Abstract Detail

Life without water: evolution and adaptation of xeric plants

Eguiarte, Luis [1], Jiménez Barrón, Ofelia Abigail  [2], Scheinvar, Enrique  [3], Aguirre, Erika [3], Souza, Valeria [1].

Evolutionary ecology of Agave: reproductive biology, coevolution with their pollinators, phylogeny and distribution patterns.

With more than two hundred species the Agave genus is one of the most interesting and complex groups of plants in the world, due not only to its great diversity in species, but also to its characteristics and adaptations, some of which are truly remarkable in the vegetable kingdom. Within its adaptations we can mention reproductive and physiological, including its suicidal reproduction, where after growing for many years they produce the largest inflorescences in the world and then die; their remarkable coevolution with their main pollinators, the nectarivorous bats, in particular of the genus Leptonycteris; their photosynthetic metabolism that allows them to use water very efficiently; and their great succulence, which helps them store water and resources for their suicidal flowering. In addition, ecologically the agaves are key-stone species, on which numerous animal species depend for their subsistence, especially due to the large amounts of pollen and nectar that they produce in their flowering, resources that support many other pollinators (including perching birds, hummingbirds, moths, bees, wasps, etc.), not just bats. Also in many regions of Mexico and the southwestern United States agaves are dominant species of their ecosystems. Additionally, their adaptations have turned them into important invasive species in different parts of the world. This complexity has generated not only the different species and their adaptations, but also a whole mosaic of intermediate populations that have complicated and confused taxonomists and biologists since Linnaeus described the genus Agave more than 250 years ago. In this talk we will describe recent advances on the study of the phylogeny, molecular clock, phylogeography and distribution of the genus Agave, discussing how their adaptations evolved thanks to an intricate game between natural selection, gene flow, local adaptation and chance, as well as other evolutionary processes, since species have adapted to the different climate scenarios of our Mexico in the past. We will also discuss the prospects for their future conservation.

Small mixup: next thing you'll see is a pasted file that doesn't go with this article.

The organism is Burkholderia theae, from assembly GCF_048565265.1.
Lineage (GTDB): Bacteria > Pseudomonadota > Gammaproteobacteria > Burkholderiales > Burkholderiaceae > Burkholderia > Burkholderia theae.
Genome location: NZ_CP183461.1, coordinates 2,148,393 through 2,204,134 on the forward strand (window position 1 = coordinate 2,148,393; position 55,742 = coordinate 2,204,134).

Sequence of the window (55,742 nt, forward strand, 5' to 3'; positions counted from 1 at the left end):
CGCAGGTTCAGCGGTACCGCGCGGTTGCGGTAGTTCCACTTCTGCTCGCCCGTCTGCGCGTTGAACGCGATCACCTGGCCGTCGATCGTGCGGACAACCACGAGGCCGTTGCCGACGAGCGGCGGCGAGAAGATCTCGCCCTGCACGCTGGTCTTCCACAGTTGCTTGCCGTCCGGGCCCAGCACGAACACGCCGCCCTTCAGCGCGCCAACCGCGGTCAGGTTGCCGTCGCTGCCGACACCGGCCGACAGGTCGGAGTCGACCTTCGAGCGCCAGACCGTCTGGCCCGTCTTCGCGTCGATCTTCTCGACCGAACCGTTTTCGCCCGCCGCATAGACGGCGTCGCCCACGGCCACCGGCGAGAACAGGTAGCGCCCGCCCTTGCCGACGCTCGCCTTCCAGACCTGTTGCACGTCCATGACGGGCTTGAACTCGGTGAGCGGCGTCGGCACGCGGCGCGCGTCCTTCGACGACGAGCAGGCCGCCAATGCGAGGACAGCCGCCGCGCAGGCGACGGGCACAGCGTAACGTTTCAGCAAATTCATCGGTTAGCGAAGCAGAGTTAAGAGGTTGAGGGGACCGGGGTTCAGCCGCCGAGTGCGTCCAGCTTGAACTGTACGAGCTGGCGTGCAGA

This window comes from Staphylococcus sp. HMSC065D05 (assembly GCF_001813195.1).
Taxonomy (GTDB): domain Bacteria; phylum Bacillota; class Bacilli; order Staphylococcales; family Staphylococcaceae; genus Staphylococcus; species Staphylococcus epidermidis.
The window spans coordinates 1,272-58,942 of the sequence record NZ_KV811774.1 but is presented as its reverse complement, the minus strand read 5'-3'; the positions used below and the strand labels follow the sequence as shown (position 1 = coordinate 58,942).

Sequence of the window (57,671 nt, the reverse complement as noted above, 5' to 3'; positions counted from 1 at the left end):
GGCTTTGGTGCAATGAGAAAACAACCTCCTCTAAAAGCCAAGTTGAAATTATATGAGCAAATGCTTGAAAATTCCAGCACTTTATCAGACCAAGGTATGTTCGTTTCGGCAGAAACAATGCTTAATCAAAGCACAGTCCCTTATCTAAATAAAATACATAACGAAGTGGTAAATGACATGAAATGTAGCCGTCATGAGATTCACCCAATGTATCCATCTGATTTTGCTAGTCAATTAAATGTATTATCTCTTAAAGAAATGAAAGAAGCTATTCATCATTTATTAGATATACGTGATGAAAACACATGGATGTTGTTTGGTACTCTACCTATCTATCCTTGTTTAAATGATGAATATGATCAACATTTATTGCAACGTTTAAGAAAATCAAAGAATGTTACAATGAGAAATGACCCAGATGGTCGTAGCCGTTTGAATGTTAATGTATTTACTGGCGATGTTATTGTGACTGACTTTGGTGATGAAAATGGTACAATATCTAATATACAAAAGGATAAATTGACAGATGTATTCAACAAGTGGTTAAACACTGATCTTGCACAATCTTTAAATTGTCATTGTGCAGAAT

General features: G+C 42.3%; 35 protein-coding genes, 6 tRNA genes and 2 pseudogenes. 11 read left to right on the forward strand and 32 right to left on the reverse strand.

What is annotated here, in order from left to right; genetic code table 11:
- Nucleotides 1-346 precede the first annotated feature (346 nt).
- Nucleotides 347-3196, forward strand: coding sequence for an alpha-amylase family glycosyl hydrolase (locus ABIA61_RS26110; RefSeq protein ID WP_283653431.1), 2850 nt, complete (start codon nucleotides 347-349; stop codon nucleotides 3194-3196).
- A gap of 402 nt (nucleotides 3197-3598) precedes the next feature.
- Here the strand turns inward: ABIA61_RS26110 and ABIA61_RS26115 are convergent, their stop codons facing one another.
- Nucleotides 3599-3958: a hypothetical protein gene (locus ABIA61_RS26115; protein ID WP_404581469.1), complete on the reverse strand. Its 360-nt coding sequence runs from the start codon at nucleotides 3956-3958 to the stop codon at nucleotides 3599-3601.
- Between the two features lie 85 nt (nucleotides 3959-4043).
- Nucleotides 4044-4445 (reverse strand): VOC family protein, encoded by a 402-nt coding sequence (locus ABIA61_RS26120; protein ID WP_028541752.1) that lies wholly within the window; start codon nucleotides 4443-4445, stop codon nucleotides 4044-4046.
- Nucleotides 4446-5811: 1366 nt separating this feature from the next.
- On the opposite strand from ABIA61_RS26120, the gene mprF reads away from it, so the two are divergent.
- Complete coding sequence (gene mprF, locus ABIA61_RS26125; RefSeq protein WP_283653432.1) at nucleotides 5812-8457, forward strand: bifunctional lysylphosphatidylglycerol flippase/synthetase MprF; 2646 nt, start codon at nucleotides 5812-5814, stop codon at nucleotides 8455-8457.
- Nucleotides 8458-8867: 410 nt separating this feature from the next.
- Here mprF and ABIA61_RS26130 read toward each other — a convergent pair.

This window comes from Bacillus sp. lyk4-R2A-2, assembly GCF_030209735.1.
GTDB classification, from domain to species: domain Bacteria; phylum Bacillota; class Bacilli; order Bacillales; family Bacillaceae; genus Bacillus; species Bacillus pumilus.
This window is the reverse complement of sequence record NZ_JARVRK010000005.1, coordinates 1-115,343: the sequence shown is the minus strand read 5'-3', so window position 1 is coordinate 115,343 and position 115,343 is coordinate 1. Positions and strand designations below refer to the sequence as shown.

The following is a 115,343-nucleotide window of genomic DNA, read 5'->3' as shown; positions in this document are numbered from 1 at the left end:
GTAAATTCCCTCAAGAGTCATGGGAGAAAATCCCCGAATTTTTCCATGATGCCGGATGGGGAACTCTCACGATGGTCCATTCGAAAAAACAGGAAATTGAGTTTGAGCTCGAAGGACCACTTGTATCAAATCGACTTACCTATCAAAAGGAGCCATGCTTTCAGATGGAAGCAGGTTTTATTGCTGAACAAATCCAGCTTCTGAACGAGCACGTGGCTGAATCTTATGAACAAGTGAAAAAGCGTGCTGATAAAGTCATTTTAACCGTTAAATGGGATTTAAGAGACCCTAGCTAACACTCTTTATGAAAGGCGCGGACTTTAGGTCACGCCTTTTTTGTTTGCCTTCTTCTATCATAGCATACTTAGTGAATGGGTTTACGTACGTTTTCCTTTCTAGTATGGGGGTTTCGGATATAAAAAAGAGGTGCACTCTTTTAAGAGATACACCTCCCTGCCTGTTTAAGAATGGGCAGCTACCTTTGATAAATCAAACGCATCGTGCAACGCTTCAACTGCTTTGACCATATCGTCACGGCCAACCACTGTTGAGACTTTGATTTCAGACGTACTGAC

1 - UNAM, Departamento de Ecología Evolutiva, Instituto de Ecología, Ciudad Universitaria, Coyoacán, Ciudad de México, 04510, Mexico
2 - Universidad Nacional Autonoma de Mexico, Departamento de Ecologia Evlutiva, Instituto de Ecología, Ciudad Universitaria, , Coyoacán,, Ciudad de México,, 04510,, Mexico
3 - Universidad Nacional Autonoma de Mexico, Departamento de Ecología Evolutiva, , Instituto de Ecología, Ciudad Universitaria, , Coyoacán,, Ciudad de México,, 04510,, Mexico

Molecular Evolution
Necctar feeding bats
reproductive biology
arid enviroments

Presentation Type: Symposium Presentation
Abstract ID:459
Candidate for Awards:None

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